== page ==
We spent some time watching the Warblers gleaning the Aspens with great speed and alacrity … usually much faster than I can move the long camera lens to find them, focus on them and release the shutter.
I need more practice!
Here are some of the photos:
This Nashville Warbler sang the whole time it picked up morsels, flitting from branch to branch:
This Yellow Warbler preferred to glean in the tag alders and willows along the shores of Gereaux (Big) Lake:
Yellow Rumped Warbler resting in a black Ash tree before returning to gleaning an Aspen.
American Redstart gleaning in Tag Alders:
Female Red Winged Blackbird surveys the scene from her usual Cattail perch:
Along the way we stopped to enjoy some spring flowers:
Hobblebush [good folklore but misleading drawing in the link] in dappled shade is progressing again after the frost we’ve been having.
And the Spring Beauties are still abundant:
In some of the Tamarack bogs the buds of the Sheep Sorrel are about to open amongst the Cottongrass.
I am going to have to find a good resource to ID these dragonflies:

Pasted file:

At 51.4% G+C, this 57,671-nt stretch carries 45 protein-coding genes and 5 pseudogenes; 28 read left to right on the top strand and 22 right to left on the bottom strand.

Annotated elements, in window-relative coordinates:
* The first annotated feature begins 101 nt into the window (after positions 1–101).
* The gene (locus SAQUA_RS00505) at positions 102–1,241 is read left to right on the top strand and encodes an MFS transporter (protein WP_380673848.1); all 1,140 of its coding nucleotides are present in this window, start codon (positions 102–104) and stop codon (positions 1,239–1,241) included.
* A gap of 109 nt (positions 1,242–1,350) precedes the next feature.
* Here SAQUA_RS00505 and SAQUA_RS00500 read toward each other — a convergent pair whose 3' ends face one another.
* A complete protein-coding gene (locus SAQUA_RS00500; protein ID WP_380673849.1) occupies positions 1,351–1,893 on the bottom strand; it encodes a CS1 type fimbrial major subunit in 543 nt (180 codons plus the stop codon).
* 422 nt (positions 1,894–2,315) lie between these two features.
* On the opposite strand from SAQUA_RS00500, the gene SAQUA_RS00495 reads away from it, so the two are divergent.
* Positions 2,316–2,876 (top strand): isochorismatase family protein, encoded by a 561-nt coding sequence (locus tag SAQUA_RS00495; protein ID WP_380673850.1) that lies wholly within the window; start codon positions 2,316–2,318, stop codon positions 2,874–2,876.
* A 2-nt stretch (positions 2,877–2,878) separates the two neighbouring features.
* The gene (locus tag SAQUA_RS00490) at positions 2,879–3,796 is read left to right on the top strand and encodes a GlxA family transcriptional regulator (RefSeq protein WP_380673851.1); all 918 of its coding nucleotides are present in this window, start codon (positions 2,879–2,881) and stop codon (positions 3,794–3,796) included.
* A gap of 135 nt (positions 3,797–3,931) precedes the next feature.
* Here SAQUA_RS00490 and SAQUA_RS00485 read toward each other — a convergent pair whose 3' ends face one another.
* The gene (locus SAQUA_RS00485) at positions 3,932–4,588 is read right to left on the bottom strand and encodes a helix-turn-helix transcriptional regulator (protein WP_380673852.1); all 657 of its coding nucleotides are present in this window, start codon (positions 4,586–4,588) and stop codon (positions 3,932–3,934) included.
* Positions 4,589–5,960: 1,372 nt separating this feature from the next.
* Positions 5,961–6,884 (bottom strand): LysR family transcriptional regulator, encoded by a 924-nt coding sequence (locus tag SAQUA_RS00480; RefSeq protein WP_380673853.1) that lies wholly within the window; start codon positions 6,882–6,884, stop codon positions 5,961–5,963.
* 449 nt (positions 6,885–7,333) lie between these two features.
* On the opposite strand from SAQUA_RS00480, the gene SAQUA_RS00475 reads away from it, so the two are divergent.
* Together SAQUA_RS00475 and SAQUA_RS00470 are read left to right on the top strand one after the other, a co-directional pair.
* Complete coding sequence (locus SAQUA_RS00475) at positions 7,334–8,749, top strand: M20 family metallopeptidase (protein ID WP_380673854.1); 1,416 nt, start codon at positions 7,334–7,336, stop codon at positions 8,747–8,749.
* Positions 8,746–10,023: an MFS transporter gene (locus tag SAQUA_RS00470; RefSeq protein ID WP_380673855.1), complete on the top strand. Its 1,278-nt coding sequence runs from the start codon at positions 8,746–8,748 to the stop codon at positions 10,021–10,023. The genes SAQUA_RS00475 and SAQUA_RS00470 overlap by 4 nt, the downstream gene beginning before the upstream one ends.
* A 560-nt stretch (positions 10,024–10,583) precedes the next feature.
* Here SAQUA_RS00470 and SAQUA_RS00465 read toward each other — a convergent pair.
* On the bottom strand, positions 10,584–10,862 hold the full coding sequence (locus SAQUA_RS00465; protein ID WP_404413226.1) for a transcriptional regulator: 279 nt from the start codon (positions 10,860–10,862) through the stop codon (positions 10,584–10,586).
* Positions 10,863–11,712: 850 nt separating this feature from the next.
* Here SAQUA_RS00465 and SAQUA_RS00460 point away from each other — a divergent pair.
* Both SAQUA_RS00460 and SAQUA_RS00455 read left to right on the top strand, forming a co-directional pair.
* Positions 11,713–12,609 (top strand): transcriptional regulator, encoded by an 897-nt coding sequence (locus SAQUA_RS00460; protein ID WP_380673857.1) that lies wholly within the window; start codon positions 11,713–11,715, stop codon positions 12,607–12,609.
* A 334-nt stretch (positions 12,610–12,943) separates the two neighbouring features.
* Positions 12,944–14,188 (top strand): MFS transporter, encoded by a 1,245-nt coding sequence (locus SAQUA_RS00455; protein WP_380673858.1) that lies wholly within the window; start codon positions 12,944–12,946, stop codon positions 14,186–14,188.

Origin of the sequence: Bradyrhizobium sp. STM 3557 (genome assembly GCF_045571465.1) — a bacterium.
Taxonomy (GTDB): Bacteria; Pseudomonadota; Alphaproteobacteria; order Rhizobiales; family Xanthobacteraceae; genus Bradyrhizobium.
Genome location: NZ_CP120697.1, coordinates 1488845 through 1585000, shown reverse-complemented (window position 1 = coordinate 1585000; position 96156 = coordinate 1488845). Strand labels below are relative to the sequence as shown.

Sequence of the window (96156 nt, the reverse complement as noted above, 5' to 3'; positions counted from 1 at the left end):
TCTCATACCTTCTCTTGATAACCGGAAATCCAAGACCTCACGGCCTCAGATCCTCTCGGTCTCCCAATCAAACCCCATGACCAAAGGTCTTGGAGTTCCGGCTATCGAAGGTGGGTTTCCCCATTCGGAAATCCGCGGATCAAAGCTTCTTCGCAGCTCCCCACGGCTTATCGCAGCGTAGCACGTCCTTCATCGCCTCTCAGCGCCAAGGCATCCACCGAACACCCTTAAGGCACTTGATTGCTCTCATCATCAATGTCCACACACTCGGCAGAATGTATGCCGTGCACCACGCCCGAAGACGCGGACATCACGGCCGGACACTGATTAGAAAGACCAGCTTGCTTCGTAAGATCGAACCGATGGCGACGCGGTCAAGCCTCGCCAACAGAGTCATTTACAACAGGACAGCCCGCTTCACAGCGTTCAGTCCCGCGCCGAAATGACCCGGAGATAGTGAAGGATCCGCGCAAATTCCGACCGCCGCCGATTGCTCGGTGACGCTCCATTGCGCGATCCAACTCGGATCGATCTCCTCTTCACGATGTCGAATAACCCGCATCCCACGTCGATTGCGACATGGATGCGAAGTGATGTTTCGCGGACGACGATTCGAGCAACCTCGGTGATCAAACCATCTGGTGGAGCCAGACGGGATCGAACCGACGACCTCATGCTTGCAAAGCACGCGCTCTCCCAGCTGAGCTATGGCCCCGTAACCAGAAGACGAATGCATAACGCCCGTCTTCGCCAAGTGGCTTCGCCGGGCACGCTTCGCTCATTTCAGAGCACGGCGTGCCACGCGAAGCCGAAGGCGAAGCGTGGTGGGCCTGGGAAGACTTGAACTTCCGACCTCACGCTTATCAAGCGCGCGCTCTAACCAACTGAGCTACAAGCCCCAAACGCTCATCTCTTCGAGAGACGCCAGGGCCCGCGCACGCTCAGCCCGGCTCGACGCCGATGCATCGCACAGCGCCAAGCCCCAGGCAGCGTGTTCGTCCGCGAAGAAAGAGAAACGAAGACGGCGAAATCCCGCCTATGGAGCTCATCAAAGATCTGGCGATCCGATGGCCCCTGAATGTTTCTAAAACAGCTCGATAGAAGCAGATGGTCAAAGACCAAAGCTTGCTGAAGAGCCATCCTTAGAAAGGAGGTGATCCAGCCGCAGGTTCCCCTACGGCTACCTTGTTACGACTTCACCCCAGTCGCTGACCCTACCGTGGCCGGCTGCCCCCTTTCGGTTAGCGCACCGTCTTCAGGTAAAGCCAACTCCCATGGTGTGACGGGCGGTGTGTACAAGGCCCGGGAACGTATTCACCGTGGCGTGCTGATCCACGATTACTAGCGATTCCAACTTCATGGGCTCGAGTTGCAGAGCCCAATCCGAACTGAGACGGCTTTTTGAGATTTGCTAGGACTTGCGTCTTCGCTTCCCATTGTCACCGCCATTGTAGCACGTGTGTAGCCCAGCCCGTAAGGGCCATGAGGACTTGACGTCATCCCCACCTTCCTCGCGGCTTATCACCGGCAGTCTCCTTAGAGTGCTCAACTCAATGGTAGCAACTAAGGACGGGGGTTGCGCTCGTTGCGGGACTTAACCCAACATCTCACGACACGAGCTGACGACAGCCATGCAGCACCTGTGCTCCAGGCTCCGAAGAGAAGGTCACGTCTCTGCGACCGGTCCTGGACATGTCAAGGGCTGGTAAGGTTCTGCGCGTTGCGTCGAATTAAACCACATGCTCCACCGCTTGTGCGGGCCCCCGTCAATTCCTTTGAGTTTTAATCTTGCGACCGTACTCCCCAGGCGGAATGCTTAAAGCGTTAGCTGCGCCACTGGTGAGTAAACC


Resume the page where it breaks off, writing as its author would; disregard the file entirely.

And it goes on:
Oft-photographed swamp in springtime:
Some of the Warblers are passing through. Others will remain here (to fledge a few youngsters) until August then begin their migration southward to Central and South America. Being insectivores they have no choice but to migrate back to a winter food supply. In the meantime now is the best time to see them …. before the deciduous leaves come fully out. Once that happens they are very very difficult to see (and photograph).
Obviously gleaning is Nature’s way to control woodland “pests”. Better than neonicotinoids! [The Link has a good synergy diagram.]
Although 30 months old, this article is a good reminder for all of us: http://www.birdlife.org/americas/news/canadian-scientists-publish-human-related-bird-mortality-estimates
PS If you are clicking on the above links to the All about Birds website, try clicking on the “Typical voice” buttons for the Warblers. Amazing songbirds!